Helen always sat on one side of her father, whatever guests there might be; and Amelia observed with pain the earnestness with which she tried to induce Mr. Douglas to take the chair next to her on the other side; but he laughed and left her, telling her he preferred going of his own accord to being sent away. Lord Teviot came in just as the soup and fish were taken away. He took his accustomed place, but without looking at Helen, and not till the second course came did any conversation pass between them, and then it seemed to be short and constrained; but she talked to her father in apparently good spirits. Sarah and Eliza looked at each other, and wondered whether that would be the right manner to adopt under similar circumstances. The ladies rose to retire. Helen had dropped her bracelet. Lord Teviot stooped for it, but with an air of such unwillingness that Helen said, "Pray do not give yourself so much trouble, I will send for it presently."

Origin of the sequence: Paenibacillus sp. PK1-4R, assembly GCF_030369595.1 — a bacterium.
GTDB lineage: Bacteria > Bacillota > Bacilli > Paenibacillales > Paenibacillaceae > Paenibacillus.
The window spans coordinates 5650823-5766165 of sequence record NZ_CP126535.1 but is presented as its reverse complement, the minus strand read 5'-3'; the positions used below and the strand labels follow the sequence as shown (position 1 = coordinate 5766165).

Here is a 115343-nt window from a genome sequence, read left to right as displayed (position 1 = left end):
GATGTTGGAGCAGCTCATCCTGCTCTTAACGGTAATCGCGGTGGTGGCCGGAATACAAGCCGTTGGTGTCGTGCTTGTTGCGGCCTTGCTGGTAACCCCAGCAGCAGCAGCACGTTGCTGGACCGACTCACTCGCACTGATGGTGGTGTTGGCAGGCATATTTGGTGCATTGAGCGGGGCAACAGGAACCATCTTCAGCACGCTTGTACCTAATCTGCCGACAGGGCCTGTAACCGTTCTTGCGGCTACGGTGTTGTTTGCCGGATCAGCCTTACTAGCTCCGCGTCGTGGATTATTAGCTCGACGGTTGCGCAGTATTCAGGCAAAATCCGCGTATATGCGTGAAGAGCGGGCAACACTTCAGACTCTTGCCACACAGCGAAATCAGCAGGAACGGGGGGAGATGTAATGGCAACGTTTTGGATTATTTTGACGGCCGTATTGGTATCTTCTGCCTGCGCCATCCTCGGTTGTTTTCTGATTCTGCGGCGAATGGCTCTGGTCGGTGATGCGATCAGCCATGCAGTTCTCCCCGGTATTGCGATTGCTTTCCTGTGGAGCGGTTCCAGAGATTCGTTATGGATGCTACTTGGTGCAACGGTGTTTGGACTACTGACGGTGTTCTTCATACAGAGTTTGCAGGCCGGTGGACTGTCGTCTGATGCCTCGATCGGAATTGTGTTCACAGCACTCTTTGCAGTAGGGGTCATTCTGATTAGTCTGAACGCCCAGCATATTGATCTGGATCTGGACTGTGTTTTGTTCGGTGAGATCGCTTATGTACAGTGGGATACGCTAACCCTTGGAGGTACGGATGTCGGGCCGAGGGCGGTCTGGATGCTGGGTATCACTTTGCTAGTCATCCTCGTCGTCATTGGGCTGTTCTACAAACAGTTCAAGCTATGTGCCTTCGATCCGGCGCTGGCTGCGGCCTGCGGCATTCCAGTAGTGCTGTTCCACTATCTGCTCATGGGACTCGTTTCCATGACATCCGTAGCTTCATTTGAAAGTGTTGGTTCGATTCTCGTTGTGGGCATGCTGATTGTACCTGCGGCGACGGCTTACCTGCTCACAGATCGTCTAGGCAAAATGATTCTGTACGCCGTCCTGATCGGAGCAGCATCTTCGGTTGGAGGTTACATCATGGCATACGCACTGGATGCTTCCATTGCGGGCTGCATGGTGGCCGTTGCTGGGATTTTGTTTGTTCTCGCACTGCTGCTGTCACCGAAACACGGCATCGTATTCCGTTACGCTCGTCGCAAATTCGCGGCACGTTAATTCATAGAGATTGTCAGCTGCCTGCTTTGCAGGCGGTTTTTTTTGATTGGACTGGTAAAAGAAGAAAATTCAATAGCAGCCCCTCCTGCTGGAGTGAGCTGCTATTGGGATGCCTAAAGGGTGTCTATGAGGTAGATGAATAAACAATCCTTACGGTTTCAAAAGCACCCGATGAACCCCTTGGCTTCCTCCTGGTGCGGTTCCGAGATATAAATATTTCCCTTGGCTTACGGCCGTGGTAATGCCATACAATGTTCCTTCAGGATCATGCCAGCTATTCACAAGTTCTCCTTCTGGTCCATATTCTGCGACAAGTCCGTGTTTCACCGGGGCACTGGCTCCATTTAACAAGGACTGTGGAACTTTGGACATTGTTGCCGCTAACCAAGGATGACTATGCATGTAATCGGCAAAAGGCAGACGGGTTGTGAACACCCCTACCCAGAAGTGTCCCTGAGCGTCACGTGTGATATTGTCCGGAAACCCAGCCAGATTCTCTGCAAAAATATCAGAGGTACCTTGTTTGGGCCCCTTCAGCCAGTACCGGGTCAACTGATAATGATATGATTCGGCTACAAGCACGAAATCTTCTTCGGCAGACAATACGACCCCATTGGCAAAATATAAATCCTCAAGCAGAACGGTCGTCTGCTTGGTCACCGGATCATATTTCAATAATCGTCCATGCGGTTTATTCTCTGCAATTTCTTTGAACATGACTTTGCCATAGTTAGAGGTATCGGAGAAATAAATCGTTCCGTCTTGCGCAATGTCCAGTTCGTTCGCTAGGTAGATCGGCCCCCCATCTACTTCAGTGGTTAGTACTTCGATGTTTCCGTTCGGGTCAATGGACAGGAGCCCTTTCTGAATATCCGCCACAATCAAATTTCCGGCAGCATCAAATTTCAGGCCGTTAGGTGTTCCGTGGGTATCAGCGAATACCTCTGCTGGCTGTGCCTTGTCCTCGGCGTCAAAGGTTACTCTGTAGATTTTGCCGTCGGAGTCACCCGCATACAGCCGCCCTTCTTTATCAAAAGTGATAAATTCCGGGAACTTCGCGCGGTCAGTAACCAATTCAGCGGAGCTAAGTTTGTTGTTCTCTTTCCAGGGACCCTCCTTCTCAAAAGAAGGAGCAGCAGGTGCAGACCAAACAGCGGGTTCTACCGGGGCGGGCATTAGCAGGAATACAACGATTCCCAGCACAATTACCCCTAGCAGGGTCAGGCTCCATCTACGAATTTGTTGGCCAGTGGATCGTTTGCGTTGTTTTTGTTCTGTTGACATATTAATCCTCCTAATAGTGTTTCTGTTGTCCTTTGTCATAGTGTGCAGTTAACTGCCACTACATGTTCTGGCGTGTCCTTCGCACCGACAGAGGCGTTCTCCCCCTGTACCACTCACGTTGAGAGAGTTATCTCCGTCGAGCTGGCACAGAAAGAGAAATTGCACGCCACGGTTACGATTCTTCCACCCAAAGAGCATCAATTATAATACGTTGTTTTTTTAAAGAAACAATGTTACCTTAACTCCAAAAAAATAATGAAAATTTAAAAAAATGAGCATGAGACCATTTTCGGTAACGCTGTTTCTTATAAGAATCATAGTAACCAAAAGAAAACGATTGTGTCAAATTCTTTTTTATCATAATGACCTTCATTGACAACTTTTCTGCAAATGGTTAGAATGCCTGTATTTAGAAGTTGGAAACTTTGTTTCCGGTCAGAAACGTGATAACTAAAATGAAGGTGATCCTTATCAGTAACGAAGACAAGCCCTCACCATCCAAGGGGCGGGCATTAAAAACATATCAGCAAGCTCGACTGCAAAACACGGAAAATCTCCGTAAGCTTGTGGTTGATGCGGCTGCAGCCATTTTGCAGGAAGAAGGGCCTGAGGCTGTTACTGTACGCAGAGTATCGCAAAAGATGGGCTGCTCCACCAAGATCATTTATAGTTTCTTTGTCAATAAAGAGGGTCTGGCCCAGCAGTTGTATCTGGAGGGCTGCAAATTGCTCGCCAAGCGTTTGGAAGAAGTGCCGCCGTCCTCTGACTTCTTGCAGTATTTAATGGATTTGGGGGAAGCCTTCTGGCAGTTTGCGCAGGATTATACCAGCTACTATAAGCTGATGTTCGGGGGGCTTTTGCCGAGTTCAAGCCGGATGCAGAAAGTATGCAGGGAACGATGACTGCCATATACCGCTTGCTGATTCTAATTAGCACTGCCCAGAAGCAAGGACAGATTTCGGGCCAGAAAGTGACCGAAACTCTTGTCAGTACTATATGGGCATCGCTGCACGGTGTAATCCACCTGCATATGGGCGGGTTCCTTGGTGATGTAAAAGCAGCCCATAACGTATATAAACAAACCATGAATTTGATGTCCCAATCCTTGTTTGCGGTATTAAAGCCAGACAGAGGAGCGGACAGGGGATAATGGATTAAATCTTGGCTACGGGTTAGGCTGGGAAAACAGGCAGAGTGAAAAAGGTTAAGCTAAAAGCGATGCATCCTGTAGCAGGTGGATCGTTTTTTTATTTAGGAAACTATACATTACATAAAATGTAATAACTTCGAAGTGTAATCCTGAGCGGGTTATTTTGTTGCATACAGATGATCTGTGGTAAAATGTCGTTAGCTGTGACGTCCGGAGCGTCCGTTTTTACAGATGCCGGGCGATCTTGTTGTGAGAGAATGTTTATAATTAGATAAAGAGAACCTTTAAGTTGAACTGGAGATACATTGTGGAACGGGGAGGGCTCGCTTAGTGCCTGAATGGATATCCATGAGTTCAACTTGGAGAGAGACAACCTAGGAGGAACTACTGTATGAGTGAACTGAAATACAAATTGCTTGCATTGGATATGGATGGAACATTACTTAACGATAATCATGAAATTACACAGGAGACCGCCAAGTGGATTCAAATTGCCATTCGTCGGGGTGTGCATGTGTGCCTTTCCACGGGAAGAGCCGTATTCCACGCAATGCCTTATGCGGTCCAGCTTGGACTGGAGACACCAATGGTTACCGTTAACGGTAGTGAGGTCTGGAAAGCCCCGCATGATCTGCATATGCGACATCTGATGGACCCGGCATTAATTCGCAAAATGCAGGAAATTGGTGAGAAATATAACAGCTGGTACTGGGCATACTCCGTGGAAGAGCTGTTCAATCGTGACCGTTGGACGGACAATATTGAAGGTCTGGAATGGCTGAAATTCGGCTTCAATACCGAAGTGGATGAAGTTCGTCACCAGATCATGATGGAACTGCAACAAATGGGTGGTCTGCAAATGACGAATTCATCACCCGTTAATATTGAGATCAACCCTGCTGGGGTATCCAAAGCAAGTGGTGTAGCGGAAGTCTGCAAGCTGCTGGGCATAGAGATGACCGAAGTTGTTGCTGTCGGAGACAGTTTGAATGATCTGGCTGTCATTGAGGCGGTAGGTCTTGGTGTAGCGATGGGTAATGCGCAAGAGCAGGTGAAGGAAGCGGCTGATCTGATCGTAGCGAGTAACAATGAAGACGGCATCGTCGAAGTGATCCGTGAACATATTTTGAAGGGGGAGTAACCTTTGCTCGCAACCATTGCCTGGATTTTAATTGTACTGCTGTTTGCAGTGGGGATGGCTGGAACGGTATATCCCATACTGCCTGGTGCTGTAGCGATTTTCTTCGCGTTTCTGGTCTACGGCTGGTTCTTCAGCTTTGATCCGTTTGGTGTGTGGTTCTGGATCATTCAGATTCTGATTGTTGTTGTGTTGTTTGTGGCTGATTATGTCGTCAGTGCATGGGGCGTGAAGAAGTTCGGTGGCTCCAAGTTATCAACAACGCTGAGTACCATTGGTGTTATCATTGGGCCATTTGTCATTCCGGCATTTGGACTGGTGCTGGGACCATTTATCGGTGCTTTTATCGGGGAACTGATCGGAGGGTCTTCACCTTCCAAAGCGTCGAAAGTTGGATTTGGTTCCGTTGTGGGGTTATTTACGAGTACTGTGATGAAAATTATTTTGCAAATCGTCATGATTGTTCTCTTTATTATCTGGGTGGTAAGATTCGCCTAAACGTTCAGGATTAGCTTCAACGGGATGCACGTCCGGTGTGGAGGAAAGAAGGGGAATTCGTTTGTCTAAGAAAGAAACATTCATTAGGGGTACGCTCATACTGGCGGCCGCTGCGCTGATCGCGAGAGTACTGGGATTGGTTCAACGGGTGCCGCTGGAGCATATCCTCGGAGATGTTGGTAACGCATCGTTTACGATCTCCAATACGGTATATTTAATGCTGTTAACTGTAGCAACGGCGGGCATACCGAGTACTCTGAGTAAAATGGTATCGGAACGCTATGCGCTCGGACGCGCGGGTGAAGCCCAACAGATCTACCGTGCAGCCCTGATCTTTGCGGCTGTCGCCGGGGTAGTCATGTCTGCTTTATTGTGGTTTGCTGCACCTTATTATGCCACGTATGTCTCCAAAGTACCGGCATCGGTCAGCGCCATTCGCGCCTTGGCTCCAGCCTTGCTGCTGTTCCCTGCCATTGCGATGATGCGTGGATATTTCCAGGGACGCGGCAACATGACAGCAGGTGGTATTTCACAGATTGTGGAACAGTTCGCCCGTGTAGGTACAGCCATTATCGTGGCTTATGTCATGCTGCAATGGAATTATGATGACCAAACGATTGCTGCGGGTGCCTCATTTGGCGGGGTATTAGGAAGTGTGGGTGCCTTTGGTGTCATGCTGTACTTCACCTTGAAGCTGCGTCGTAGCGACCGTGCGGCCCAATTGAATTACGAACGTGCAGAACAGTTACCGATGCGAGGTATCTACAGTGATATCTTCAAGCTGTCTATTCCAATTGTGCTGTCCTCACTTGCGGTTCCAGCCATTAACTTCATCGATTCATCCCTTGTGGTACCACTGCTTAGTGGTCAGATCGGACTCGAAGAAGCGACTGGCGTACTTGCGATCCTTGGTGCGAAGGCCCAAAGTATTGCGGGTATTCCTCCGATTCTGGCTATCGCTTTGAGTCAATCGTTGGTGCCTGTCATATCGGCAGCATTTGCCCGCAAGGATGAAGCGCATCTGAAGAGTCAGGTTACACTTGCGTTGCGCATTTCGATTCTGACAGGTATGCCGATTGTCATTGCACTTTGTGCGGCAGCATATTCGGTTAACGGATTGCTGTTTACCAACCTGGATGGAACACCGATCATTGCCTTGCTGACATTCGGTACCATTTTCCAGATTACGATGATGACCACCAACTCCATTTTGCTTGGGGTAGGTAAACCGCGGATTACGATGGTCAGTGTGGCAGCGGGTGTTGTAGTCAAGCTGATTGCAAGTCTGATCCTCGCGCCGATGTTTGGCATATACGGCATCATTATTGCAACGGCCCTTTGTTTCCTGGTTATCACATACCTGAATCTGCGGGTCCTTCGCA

"As you please," he answered coldly, and stepped back to let her pass.

"Stay, Nell," said Trevor, "I will find it; Amelia has brought me into excellent training. I am quite in the habit of groping about under the table for all the things she drops. I am much more pliable than Teviot."

"That you are," said Helen; "thank you, dear Alfred"; and without another look at Lord Teviot she passed on.

Amelia did not at all like the aspect of affairs, but consoled herself with the hope that it was a mere lovers' quarrel, and would end in a burst of sentiment; and in the meantime she was glad to divert Mrs. Douglas's attention by showing her Helen's trousseau. It was indeed "showing her eyes to grieve her heart"; but if her saturnine dispositions could exhaust themselves on the senseless gowns and the poor dumb trinkets, it would be better than allowing her to make remarks on more sensitive victims. Sarah and Eliza were in good-natured rapture with the whole show–from the Brussels lace wedding-gown to the very last dozen of embroidered pocket-handkerchiefs, and they were quite sorry when a summons to coffee took them back to the drawing-room.

"Thirty morning gowns!" whispered Sarah, as they went down stairs. "The idea of a new gown every day for a month. Now I call that real happiness."

"Not such real, lasting happiness," answered Eliza, half laughing, "as eighteen bracelets, and then those heaps of gloves and handkerchiefs. A quarter of them, Sarah, would free our miserable allowances from embarrassments for life."

"It must be very pleasant to be so rich–"

"And to be going to be married," said Eliza; and this sage conclusion brought them to the drawing-room door.